weeks. However, it's best to store them apart from apples and
pears because their penetrating aroma may affect the other
This article wouldn't be complete if we didn't
include a little general information about Quince, as well as a
few helpful links if you want to explore the quince fruit
The homeland of the quince lies between the
Caspian Sea and the Black Sea, a mountainous region called
the Caucasus that touches northern Turkey and Iran as well
as Southern Georgia. A knobby, irregular shaped variety
still grows wild in this part of the world.
Though the quince has had many names bestowed
upon it, the true scientific names are Cydonia oblongata or C.
There are two main varieties of quinces; the
more rounded variety is highly acidic and is used mainly for
making confections and jams. The cultivar that more closely
resembles the pear in appearance tends to be slightly sweeter,
though it is not considered a sweet fruit.
The Quince (Cydonia oblonga) is the sole member
of the genus Cydonia. It is a small deciduous tree, growing 5-8
m tall and 4-6 m wide.
Cultivation of the quince began in Mesopotamia,
an area now Northern Iraq between the Tigris and Euphrates
Rivers. Between 200 and 100 BCE, this "golden apple" was
cultivated by the Greeks as it traveled into the Eastern
The quince was actually cultivated prior to the
apple and reached Palestine by 100 BCE. Reference to the apple
in the Song of Solomon may not have been an apple at all but
might have been a quince instead.
A Spanish explorer of the nineteenth century
visited Chile and wrote about quinces that were quite acidic
and astringent, but that developed a sweetness if allowed to
fully ripen on the tree.
By 1720 quince was thriving in Virginia. Many
home gardens throughout the colonies were reaping a fall
harvest from their quince trees; however, apples quickly
snatched the spotlight from the quinces.
Some historians believe Eve's fruit of
temptation might have been a pomegranate or possibly even a
In 1570 Pope Pius V gave a spectacular banquet
that featured as its piece de resistance, a quince pastry that
required "one quince per pastry."
The British were filling quince cavities with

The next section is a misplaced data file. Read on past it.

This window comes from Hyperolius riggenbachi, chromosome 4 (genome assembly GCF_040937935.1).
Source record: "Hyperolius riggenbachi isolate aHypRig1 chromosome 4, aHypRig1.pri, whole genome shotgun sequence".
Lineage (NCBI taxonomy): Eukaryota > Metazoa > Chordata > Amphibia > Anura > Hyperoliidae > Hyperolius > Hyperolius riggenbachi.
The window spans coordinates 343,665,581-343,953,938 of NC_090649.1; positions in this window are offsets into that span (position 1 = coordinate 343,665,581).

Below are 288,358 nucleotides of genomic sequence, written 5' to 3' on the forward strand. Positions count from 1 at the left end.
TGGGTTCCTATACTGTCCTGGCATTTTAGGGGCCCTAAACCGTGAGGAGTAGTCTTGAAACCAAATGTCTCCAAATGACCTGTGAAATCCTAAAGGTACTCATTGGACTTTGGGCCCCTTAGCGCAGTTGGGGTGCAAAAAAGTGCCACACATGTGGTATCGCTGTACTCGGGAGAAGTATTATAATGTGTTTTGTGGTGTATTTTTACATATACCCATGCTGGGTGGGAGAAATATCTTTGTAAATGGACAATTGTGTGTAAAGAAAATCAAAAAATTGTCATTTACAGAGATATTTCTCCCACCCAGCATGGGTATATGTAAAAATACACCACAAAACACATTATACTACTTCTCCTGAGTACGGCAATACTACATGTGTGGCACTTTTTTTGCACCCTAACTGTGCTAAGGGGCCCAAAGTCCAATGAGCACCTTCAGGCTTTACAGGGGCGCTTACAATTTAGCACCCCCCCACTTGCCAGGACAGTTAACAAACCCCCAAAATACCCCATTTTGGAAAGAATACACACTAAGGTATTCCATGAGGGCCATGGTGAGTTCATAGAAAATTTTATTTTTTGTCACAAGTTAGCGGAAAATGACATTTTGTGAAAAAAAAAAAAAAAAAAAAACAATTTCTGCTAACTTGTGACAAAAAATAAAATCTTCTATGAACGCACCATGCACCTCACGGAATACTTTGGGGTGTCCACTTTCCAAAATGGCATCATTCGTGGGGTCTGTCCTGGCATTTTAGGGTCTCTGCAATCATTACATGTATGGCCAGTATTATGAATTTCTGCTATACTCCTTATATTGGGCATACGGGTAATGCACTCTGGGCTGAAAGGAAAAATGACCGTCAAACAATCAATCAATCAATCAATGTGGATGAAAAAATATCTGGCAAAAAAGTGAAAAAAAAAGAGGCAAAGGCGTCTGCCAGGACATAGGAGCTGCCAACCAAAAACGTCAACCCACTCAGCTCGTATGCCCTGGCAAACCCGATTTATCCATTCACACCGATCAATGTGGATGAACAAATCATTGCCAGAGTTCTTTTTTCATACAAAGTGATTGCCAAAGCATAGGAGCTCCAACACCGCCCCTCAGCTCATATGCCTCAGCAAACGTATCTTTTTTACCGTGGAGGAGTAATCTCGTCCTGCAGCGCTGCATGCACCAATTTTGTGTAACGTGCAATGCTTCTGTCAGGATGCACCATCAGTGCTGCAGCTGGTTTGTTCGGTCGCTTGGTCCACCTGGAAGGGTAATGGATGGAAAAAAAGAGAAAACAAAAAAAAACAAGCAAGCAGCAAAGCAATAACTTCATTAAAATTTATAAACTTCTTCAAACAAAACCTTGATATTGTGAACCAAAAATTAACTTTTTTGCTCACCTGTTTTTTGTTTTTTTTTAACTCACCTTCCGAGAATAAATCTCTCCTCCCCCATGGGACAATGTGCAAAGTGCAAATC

sugar and baking them long before Americans were baking
When baking with quinces, add sugar only after
they become soft and the flesh starts to change in color from
white to pink.
Quince, like the apple and guava, produces a
natural pectin when cooked, making it ideal for jelling --
it is easily transformed into marmalades, jams, and
The earliest true preserves came about during
classical times when quinces were cooked with honey and
vinegar, a combination that produced a gel or pectin-like
Stews that combine sour fruits, such as quince,
with meats are traditional foods in Iran and still remain
popular today. Iranians also peel and core the quince and stuff
the cavity with meat stew.
The legendary golden apple of Hesperides that
Paris gave to Aphrodite was really a quince.
The ancient Greeks considered quinces to be the
symbol of fertility and dedicated them to the goddess of love.
One myth says that pregnant women who indulge their appetites
in generous quantities of quinces will give birth to
industrious and highly intelligent children.
The whole quince fruits are so fragrant at room
temperature they were used in ancient times to perfume the
room, much as we use room fresheners today.
Quinces have long been used as a herbal
medicine. Even today in Iran and other parts of the Middle
East, the dried pits of the fruit are soaked in boiling water
and used to treat sore throats and coughs.
Sources/Resources for Quince
Be sure to check out both our
"Juicing" and our "Smoothies"
sections for delicious recipes and more using